arena (allowign for a range of debate and disagreement between government and citizens), a strong and
plural civil society, and a free and independent media.  Furthermore, democracy requires institutionalized
competition within the government itself, through a balance of power between its branches and levesl that
serves as a check on potential abuses of power.
The quality and effectiveness of political competition in Peru has steadily eroded over the last decade.
Although the country has a strong presidentialist tradition and abuses of Executive power were not
uncommon in the 1980s, the various arenas of competition have become far more restricted since
President Fujimori took office in 1990. Now there are few adequate counterweights to executive
authority within the government itself.  As mentioned above, separation of powers between the executive,
legislature, and judiciary branches has been undermined by measures that are widely considered to be
unconstitutional. The process of electoral competition has also been increasingly questioned since the
1995 elections, and charges of abuse of incumbent advantage and outright elections fraud reached a high
point in the 2000 campaign. Political parties remain weak and fragmented, a phenomenon which has
been exacerbated by new rules in the 1993 Constitution and a new elections law in 1997. Furthermore,
Peru's diverse and largely private media has been increasingly restricted in its coverage of the political
competition and in the ability to investigate and denounce abuses of power.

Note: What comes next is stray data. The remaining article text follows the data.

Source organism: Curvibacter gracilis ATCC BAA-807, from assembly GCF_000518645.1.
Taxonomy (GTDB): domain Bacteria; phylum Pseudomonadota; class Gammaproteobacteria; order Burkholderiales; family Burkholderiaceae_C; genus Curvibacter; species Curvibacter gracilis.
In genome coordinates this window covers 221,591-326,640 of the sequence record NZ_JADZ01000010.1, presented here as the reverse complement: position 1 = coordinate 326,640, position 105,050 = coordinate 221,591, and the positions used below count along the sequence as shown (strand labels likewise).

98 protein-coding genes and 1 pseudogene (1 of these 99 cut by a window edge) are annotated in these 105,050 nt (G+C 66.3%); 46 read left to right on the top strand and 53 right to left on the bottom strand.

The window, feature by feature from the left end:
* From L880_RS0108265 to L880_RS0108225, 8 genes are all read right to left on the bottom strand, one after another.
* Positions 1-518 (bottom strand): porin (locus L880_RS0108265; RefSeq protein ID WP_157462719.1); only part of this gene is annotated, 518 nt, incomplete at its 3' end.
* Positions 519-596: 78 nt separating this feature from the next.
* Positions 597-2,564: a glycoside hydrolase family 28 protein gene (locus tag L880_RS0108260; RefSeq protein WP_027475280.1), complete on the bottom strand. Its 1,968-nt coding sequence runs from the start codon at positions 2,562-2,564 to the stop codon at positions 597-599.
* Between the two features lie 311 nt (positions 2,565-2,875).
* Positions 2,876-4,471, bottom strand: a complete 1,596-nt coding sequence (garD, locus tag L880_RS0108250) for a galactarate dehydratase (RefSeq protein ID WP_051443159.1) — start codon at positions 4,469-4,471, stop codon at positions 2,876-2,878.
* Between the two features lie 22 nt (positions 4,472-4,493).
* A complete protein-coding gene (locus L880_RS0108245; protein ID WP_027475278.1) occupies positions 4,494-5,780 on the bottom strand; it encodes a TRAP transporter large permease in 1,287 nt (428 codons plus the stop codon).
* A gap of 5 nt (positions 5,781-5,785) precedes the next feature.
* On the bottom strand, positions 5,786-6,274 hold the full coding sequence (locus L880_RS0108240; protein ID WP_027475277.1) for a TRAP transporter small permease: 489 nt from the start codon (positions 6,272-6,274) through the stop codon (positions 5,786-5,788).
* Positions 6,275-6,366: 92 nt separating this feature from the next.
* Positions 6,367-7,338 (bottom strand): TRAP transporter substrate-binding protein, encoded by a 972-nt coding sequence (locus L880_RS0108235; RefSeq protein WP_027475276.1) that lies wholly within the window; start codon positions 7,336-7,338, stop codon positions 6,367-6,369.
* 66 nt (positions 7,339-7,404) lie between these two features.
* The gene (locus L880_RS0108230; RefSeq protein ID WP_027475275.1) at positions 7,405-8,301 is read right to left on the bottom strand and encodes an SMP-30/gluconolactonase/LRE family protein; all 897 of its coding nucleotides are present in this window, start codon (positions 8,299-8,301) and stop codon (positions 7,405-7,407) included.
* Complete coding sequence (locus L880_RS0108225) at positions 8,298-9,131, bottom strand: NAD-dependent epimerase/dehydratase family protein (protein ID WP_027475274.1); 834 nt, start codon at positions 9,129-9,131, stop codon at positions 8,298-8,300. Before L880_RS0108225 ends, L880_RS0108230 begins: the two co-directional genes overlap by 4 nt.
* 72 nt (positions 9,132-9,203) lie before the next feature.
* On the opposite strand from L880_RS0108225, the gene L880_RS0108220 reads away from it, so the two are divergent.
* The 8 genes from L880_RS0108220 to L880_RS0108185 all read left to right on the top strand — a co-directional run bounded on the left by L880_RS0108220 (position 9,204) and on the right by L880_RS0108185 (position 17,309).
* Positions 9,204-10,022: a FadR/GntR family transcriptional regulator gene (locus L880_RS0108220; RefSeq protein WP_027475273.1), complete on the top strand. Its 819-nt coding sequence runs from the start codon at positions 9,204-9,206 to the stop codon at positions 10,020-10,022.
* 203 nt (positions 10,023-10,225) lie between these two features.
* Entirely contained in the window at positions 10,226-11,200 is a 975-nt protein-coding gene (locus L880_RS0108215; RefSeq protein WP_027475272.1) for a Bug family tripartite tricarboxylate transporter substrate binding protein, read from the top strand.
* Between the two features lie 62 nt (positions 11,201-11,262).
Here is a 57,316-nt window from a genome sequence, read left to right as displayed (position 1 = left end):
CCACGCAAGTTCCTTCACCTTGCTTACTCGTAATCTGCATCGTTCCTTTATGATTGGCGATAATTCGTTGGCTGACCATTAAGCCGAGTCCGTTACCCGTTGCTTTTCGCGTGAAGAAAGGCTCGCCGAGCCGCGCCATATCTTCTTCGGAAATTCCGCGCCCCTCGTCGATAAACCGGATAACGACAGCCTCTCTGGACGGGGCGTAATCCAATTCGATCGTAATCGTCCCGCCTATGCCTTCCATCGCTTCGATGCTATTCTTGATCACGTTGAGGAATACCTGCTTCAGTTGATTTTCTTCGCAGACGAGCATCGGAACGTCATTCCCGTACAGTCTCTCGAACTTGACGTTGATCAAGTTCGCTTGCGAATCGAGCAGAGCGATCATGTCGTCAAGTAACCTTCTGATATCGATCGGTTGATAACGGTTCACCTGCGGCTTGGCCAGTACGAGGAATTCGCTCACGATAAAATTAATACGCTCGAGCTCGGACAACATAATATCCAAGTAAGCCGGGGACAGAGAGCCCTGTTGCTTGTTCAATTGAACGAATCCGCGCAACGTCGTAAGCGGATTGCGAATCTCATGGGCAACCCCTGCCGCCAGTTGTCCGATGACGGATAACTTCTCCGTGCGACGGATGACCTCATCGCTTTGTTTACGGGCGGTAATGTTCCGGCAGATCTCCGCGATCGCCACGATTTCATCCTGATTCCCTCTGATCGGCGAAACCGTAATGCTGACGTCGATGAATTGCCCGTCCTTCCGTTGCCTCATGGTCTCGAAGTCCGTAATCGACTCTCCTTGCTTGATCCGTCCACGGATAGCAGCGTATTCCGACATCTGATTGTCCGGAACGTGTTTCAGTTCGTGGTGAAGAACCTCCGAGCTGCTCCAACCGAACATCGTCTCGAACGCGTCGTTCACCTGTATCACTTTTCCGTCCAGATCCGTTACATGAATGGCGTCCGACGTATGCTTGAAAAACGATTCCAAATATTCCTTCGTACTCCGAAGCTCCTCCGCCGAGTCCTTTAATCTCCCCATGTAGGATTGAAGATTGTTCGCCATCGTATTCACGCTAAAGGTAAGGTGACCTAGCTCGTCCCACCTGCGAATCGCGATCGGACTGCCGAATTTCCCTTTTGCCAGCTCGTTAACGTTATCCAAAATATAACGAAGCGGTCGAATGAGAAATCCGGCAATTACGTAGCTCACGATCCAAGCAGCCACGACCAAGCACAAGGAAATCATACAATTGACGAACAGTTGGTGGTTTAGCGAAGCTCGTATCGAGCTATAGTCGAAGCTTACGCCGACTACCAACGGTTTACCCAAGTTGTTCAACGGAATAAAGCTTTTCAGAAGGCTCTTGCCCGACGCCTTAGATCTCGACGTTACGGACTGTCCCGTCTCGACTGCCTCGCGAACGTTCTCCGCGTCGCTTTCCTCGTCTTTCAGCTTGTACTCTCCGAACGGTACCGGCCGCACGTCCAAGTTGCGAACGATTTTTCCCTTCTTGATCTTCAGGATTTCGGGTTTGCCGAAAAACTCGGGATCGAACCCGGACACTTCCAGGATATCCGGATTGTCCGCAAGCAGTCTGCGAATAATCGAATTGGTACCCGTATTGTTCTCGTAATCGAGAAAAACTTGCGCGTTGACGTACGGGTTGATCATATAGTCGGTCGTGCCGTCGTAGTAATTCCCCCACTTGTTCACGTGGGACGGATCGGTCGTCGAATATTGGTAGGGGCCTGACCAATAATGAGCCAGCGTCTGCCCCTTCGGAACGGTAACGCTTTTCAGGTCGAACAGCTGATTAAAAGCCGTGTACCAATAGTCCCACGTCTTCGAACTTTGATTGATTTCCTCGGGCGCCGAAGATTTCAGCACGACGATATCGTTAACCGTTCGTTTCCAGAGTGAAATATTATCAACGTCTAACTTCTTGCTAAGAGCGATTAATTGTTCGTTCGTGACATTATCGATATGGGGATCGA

1.
The Electoral Process
Suffrage is universal and obligatory in Peru. National and local level elections were largely considered
free and fair throughout the 1980s, although there were numerous technical difficulties such as
inaccuracies in the voter registration rolls and high levels of nullified votes. Nevertheless, no electoral
outcome was seriously contested and no sectors of the population were formally excluded from
participation.
This situation changed over the 1990s.  Suspicion that the government had not played fair in the 1992
congressional elections or the 1993 referendum undermined public trust in the government entities
responsible for guaranteeing the transparency and validity of the electoral process, which led to a call for
domestic and international observers to monitor the 1995 elections.  Observers conceded those elections
were free and fair, but there were enough irregularities in the preferential vote to cast doubts on the
government's parliamentary majority.   By the time President Fujimori declared his a candidacy for a
constitutionally dubious third term (2000 2005), public confidence in electoral institutions were very low
indeed,
5
 precipitating another call among opposition leaders for international observers to monitor the
2000 campaign and the vote on election day.  The resulting process was one of the most questioned and
problematic in Peru s history, marred by abuses of power by the Executive and ruling party in their effort
to remain in power for a third consecutive term (see additional details, below).
                                                    
5
 A poll rated JNE a 10 out of 20 points in terms of institutional quality; ONPE received a 9  A total of 1,100 people
were interviewed. The margin of error is plus/minus 3.0%. Source: 
Gestion
, 20 April, 2000.
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